The cruise season for the Caribbean follows the high season for general travel to the Caribbean. Popular travel times range from mid December to April, while off-season travel times coincide with rain and hurricane seasons in the Atlantic, from May to the end of November. Although hurricane season should certainly be an important consideration for travelers, cruises are generally offered year-round by major companies, and fares may be reduced for travel during the off season.
Due to its southeastern location in the Caribbean, not all cruise ships regularly call at Trinidad and Tobago. The cruise itineraries that do may be longer cruise periods, such as 10 or 12 days. Cruise ship passengers will generally only spend eight or nine hours on each island that they visit before moving on to their next destination.
The location of your room can affect your cruise experience, and travelers should be mindful of several factors, such as children and noise, when requesting the location of their room.
Cabin requests are divided into run-of-the-ship cabins and perfect cabins. Those who request run-of-the-ship cabins may choose between an inner or outer cabin. The booking of the cabin floor and type will not be final until the departure date nears, so travelers will not know whether they have received their request until that time. Perfect cabins come at an increased cost but allow travelers the luxury of choosing the type of cabin and the type of room they wish to have. This may be a good option if you need a certain type of cabin. Those who are prone to seasickness, for example, should request an inner cabin, which won't rock as much as an outer cabin. Others who wish to have an ocean-view room should be sure to specify an outer room with an ocean view, as not all outer rooms have them.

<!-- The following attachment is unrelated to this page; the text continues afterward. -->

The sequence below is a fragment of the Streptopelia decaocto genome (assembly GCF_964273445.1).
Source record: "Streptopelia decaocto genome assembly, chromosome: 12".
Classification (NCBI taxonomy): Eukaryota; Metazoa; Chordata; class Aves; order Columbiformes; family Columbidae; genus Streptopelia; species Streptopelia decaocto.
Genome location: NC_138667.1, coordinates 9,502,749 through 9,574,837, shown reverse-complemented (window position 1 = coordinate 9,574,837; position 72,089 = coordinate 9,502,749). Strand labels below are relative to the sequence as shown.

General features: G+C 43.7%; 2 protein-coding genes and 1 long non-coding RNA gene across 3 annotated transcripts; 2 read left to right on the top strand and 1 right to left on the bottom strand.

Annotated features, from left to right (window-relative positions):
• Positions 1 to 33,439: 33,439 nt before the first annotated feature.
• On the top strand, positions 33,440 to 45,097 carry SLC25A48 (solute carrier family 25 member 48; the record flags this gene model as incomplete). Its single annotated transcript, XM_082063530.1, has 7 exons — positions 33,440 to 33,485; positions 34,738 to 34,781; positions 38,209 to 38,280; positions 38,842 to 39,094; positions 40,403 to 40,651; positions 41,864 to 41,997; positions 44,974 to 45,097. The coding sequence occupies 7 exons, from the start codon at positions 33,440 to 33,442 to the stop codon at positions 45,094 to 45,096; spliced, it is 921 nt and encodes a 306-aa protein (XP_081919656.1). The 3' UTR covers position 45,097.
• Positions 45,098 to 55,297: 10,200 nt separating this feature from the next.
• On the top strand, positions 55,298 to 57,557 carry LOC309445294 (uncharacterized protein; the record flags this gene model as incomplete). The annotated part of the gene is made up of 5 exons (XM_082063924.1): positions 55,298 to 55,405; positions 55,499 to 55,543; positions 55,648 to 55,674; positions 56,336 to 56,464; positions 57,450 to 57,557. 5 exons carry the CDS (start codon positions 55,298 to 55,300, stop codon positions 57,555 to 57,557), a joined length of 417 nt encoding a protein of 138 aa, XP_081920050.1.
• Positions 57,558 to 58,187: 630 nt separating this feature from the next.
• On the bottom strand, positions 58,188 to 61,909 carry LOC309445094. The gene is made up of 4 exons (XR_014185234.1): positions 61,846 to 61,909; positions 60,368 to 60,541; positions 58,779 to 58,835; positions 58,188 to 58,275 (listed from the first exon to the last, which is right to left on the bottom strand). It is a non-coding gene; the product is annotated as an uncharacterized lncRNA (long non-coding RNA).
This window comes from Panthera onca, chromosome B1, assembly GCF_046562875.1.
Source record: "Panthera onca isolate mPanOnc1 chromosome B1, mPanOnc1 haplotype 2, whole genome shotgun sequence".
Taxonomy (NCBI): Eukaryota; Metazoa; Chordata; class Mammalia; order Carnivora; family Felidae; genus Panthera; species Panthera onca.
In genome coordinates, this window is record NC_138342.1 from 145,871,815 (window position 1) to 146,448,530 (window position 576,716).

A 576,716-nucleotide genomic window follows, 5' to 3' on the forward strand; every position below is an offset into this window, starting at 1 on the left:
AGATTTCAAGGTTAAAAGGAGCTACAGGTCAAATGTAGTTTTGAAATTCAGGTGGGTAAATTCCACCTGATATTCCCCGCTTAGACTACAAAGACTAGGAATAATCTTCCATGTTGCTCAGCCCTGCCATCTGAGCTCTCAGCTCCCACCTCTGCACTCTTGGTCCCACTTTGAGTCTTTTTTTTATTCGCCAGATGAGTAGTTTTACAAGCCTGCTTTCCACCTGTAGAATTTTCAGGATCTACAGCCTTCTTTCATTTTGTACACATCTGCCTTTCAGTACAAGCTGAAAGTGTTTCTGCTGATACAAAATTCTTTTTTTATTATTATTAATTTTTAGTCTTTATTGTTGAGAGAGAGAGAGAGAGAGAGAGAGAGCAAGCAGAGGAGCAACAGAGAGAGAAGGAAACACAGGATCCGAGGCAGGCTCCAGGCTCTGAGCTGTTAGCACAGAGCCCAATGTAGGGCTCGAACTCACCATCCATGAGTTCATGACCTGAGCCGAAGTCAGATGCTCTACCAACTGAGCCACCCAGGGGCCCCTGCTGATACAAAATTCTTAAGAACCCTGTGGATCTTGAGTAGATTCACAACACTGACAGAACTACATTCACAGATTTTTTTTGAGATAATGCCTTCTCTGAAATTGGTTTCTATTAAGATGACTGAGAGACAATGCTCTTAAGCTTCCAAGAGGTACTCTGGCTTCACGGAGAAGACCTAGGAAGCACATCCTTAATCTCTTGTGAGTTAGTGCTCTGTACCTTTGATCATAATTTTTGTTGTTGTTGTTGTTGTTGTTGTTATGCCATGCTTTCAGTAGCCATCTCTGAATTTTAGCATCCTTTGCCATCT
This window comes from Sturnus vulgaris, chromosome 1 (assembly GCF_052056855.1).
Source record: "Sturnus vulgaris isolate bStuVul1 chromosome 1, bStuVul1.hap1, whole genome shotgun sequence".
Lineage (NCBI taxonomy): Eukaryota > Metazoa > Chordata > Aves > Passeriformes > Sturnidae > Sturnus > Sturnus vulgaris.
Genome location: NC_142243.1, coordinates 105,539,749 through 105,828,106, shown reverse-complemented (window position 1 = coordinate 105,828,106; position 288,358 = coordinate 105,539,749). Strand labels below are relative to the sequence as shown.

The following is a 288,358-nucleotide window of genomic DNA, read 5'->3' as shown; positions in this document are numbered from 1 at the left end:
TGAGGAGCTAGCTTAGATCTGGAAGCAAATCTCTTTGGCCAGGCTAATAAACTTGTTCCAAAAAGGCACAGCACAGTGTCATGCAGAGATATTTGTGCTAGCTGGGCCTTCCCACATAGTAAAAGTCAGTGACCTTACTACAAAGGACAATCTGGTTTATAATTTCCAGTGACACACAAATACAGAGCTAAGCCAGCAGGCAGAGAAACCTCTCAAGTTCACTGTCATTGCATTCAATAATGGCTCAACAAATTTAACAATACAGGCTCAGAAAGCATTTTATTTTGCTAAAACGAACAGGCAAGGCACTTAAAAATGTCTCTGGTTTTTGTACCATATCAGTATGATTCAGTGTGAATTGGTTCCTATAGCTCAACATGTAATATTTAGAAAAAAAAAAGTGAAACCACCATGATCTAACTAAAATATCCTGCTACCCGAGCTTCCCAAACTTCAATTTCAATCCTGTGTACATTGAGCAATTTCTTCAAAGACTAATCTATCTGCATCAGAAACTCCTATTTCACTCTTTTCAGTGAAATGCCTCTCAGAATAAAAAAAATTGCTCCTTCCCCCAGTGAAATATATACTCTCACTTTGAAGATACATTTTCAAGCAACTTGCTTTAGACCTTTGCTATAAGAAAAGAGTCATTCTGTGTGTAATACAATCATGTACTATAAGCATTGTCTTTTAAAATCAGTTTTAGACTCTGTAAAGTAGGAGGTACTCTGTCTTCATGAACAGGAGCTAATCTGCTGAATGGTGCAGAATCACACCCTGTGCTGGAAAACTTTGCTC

Noise should be another consideration when choosing your room. Rooms that are next to high public-traffic areas, including stairwells or gyms, or rooms that are next to facilities such as restaurants or bars are likely to be noisier during the night than cabins that are farther from these areas. Travelers who are concerned about noise and sleep should make attempts to secure rooms away from these areas. Travelers with children should also consider which type of room is appropriate - some feel rooms with balconies are not safe for children.
Packing is a final important consideration when traveling. Cruise ship travelers must pack efficiently because space is very limited. Pack clothes that are suitable for the ship as well as the various destinations. Also bring beach and activewear, including swimsuits, hats, sunglasses, sandals, and tank tops. On many islands, wearing swimsuits or shorts in restaurants or while shopping is considered inappropriate, so travelers should also be sure to pack casual trousers and shirts to look presentable on the islands. Depending on the cruise type and class, some of the ship's restaurants and activities may require dress from casual to formal, so travelers should check ship policies before packing to see whether ties, jackets, and more formal dresses will be required.
For travelers who want to experience Trinidad and Tobago along with several other islands in the Caribbean, cruise lines can be a stylish and relaxing way to go.